Are Females Protected Against Autism by Their DNA?
By Eric Larsen, Ph.D. on April 9, 2014
Background: One of the hallmarks of Autism Spectrum Disorder (ASD) is its increased prevalence in males, with an estimated male-to-female ratio of four-to-one. Scientists hypothesize that this gender bias may be the result of the “female protective model.” According to this model, a greater extent of genetic damage is required to overcome an inherent protective mechanism in females. Subsequently, ASD is found more often in males, who require less genetic damage to trigger ASD onset.
What’s new: A recent report in the American Journal of Human Genetics analyzes the genetic variation present in male and female individuals with ASD. The authors report that females with ASD possess a greater number of damaging genetic variants compared to males on the spectrum. Moreover, damaging genetic variations are inherited more often from mothers, rather than fathers. Given that males and females have a different set of sex chromosomes (females have two X chromosomes, and males have an X an Y chromosome), the authors questioned if genetic changes to the X chromosome might put males at higher risk for ASD. They concluded, however, that genetic variation in the X chromosome made very little contribution to ASD.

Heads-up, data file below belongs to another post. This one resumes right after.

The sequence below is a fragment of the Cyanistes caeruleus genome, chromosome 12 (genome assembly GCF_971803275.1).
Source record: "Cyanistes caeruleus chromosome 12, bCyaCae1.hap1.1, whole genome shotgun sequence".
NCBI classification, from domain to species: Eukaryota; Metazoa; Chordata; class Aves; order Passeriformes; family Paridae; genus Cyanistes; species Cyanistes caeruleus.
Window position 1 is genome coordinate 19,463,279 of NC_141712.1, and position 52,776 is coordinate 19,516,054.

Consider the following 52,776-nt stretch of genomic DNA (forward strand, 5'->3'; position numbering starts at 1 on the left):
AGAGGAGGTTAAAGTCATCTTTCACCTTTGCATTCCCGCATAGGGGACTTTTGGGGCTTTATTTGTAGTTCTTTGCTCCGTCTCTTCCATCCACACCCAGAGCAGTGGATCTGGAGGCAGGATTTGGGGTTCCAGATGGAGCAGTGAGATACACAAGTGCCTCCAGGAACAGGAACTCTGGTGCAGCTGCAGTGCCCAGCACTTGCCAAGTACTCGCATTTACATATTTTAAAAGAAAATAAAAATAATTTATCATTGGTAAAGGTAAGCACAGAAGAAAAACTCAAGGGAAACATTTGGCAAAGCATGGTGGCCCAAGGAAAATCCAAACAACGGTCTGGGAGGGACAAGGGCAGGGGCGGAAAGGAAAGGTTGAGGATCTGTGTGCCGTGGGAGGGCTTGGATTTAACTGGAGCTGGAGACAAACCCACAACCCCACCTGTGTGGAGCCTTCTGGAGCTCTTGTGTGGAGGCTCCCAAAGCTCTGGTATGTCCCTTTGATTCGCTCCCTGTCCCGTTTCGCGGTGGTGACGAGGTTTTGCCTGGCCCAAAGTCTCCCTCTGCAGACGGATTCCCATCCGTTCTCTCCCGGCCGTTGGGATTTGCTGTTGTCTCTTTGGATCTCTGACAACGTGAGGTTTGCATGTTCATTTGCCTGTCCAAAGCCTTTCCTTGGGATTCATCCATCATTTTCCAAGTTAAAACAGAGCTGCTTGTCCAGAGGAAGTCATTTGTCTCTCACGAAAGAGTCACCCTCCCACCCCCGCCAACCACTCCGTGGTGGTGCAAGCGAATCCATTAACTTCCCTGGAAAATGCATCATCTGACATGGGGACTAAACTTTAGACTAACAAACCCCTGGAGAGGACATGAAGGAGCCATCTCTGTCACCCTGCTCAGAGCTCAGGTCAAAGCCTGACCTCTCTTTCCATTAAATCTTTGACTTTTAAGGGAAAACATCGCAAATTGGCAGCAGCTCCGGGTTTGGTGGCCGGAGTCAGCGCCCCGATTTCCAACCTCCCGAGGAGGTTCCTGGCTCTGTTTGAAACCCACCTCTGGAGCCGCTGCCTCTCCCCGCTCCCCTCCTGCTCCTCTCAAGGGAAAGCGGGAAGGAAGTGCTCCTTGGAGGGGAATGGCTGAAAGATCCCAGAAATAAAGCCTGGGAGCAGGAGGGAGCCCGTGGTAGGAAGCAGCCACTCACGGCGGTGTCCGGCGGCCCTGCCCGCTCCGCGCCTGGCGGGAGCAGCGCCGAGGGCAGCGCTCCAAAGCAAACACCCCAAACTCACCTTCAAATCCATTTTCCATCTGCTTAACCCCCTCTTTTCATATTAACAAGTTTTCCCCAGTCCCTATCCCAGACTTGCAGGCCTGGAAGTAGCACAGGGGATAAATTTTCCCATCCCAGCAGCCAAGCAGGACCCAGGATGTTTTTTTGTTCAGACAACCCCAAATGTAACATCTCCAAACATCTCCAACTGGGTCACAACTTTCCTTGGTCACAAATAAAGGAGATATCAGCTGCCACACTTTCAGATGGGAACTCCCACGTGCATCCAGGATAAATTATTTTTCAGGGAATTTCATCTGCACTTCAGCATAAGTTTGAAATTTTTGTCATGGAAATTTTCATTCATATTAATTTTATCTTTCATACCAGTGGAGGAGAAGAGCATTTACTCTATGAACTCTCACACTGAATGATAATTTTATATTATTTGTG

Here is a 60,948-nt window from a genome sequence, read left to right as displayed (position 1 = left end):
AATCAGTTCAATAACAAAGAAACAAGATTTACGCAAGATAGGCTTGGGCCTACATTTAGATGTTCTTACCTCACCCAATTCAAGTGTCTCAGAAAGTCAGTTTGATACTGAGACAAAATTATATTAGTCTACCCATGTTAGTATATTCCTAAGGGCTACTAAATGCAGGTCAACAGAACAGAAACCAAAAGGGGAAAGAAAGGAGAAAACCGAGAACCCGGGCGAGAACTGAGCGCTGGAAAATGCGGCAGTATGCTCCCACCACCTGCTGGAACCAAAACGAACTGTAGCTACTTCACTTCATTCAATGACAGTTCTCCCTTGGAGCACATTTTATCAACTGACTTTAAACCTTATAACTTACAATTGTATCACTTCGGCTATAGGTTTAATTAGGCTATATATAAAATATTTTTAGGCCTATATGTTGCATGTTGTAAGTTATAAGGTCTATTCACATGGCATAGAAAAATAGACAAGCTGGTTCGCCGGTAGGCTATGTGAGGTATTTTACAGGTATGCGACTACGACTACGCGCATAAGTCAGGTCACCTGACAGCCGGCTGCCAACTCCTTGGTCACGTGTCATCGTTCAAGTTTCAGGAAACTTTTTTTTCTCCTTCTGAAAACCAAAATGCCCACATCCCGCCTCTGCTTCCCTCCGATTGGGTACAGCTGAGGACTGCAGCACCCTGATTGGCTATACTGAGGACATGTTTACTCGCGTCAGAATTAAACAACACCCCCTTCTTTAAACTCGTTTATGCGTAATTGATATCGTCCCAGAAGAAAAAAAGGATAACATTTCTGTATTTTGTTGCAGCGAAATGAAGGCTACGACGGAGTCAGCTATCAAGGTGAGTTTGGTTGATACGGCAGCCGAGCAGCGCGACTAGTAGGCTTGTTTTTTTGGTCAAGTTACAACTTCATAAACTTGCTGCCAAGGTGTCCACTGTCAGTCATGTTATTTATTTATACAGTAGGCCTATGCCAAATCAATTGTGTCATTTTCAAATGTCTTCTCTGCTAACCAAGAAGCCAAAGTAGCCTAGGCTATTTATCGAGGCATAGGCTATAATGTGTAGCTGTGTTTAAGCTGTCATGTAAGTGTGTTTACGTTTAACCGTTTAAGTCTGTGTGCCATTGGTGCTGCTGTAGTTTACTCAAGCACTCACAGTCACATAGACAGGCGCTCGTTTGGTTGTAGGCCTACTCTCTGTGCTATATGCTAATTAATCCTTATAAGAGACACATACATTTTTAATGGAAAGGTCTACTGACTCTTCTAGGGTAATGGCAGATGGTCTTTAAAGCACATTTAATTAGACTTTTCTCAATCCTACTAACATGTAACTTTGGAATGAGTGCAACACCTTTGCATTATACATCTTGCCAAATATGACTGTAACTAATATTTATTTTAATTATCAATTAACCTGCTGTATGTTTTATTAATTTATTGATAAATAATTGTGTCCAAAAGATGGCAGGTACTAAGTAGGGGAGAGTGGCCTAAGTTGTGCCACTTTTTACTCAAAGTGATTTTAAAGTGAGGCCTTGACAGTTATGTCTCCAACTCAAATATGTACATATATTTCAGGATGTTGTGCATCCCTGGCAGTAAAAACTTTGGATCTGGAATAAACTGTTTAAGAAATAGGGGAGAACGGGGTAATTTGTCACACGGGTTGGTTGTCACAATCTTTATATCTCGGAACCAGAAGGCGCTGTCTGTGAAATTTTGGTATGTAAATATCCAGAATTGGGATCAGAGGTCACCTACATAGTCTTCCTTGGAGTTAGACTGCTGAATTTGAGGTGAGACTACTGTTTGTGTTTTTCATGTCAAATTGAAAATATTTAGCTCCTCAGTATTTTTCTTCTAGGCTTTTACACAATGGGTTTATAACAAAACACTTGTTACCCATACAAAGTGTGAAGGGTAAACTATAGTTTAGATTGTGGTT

Why it’s important: This study strengthens the case for a “female protective model” in ASD. Future research will likely seek to understand the underlying basis for this protective effect in females. Furthermore, the findings of this study may have potential implications in the interpretation of genetic screening studies in ASD cases.
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